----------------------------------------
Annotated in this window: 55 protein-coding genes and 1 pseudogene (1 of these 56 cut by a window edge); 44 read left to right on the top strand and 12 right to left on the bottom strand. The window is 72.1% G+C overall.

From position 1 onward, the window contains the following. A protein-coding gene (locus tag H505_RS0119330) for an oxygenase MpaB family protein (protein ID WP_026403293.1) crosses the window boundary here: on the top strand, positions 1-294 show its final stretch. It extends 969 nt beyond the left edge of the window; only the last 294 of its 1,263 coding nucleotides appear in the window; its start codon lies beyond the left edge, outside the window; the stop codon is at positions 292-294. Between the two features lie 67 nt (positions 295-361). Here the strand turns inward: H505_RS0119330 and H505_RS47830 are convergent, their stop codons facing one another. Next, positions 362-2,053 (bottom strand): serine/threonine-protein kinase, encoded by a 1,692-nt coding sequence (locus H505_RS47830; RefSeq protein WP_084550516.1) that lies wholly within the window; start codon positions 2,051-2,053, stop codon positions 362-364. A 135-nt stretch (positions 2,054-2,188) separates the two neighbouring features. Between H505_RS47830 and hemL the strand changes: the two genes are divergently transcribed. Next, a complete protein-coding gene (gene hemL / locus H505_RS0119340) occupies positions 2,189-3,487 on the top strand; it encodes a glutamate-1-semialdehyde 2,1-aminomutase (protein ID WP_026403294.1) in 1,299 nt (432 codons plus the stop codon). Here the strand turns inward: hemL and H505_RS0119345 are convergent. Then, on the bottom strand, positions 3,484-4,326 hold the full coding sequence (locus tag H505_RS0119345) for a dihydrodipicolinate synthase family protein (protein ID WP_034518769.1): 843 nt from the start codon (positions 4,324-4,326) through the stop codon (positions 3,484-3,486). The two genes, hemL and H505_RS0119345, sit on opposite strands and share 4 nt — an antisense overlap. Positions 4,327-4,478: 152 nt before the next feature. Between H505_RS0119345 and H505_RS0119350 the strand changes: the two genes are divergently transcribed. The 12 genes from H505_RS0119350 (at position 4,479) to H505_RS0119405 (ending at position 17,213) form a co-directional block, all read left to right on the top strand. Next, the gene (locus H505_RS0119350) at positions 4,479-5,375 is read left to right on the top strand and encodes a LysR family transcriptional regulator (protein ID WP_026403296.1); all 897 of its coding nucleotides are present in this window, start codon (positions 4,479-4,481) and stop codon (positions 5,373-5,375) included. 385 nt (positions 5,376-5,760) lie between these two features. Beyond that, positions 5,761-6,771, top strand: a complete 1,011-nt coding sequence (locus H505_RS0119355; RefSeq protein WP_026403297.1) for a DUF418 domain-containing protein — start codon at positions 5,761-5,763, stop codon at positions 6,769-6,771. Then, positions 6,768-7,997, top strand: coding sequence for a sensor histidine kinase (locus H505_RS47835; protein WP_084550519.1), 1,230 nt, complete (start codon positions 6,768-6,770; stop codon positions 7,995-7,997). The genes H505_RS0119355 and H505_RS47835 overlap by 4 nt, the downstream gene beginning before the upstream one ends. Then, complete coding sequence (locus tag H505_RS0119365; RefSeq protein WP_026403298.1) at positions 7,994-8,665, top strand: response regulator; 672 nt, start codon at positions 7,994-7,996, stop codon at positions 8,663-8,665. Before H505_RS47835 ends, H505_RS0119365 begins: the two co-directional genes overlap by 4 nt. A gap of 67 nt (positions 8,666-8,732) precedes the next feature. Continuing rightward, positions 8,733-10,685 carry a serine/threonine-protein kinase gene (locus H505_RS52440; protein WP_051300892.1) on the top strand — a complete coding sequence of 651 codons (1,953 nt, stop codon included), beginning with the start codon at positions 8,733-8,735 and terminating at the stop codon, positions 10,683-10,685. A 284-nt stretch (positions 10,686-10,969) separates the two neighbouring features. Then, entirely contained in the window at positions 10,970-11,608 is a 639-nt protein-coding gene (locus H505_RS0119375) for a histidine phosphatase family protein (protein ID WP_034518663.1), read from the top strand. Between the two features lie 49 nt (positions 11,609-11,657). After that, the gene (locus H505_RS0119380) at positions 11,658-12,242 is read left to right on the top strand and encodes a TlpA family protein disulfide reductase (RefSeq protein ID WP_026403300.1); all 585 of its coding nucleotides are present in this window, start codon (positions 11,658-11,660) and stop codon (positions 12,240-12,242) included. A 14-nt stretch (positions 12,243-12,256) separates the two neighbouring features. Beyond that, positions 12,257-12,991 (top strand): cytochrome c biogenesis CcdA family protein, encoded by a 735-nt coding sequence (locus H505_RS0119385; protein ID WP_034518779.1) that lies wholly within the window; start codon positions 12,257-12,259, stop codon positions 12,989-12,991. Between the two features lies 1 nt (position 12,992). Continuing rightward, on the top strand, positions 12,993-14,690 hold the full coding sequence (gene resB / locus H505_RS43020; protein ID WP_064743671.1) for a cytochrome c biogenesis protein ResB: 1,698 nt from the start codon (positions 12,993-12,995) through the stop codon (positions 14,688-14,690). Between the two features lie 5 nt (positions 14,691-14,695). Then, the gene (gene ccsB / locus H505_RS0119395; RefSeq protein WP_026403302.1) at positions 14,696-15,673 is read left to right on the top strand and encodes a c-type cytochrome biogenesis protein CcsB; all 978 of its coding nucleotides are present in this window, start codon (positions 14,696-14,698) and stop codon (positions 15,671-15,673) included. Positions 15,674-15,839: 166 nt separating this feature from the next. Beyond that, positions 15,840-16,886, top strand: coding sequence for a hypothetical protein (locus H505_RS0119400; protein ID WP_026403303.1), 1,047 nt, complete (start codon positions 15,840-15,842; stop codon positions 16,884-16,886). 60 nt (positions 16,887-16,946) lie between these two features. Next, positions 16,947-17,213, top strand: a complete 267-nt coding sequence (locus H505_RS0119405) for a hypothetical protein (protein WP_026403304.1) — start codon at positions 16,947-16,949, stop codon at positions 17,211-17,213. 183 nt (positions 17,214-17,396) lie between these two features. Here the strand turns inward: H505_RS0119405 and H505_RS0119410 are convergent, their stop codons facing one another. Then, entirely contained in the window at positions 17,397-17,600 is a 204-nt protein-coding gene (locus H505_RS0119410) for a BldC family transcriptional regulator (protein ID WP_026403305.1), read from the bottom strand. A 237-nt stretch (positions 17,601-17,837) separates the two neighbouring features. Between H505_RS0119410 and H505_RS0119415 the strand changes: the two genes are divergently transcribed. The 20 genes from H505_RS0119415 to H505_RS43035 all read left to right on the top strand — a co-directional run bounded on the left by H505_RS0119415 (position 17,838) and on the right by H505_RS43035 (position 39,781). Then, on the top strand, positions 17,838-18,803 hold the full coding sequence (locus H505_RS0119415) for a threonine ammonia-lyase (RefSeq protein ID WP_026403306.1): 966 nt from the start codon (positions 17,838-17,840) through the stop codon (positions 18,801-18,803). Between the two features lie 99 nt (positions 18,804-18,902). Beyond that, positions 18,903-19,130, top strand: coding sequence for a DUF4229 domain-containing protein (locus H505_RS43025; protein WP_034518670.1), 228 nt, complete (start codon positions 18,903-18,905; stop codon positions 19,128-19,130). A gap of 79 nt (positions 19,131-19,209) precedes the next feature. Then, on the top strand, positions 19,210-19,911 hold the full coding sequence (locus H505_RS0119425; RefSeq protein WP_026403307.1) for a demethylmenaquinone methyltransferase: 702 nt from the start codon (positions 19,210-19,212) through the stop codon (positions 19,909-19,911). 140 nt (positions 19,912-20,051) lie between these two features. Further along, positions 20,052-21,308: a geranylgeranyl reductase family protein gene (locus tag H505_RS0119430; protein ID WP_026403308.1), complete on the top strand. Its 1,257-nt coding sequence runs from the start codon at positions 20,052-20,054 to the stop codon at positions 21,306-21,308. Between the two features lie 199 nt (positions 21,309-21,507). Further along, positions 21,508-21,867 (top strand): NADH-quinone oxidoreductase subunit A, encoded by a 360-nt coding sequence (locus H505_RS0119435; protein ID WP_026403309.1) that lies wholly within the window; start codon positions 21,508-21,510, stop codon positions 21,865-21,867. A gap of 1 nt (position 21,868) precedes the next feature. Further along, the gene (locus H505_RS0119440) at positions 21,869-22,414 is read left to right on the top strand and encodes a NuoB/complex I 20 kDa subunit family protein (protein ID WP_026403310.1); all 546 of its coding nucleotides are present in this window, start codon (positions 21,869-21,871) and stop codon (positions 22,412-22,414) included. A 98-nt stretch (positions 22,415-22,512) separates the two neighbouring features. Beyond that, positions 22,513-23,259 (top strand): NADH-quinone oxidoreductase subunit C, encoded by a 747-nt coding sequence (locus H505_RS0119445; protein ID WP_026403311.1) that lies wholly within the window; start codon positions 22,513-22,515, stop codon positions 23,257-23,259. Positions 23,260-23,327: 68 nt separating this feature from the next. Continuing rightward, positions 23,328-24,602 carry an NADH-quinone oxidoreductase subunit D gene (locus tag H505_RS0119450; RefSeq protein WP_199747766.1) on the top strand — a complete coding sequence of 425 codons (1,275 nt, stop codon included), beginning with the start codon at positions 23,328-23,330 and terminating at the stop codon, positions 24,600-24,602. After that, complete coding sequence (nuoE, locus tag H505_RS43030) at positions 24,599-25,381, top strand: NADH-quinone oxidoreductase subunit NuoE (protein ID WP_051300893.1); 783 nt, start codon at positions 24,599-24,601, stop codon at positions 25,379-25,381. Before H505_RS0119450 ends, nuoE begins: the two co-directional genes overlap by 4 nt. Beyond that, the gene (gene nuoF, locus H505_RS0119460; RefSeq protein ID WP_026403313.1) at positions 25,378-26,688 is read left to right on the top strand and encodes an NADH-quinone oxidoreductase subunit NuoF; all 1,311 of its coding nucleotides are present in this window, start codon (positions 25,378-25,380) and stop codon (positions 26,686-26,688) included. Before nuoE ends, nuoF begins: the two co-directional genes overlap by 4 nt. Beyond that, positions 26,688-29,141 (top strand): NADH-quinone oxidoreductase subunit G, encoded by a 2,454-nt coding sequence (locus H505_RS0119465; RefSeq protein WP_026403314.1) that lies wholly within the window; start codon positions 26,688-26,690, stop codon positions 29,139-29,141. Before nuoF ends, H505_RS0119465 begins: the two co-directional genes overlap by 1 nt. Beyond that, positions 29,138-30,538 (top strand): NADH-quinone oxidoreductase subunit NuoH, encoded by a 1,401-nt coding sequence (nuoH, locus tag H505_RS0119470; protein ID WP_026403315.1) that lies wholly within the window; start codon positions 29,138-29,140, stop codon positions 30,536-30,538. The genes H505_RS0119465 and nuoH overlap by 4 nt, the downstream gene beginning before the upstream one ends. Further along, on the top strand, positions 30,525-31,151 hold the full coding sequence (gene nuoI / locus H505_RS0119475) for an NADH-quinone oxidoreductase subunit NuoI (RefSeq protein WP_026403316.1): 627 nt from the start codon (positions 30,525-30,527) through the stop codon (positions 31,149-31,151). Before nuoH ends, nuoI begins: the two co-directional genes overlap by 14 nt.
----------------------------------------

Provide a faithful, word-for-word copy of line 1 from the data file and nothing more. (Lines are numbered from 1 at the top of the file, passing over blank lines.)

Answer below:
Annotated in this window: 55 protein-coding genes and 1 pseudogene (1 of these 56 cut by a window edge); 44 read left to right on the top strand and 12 right to left on the bottom strand. The window is 72.1% G+C overall.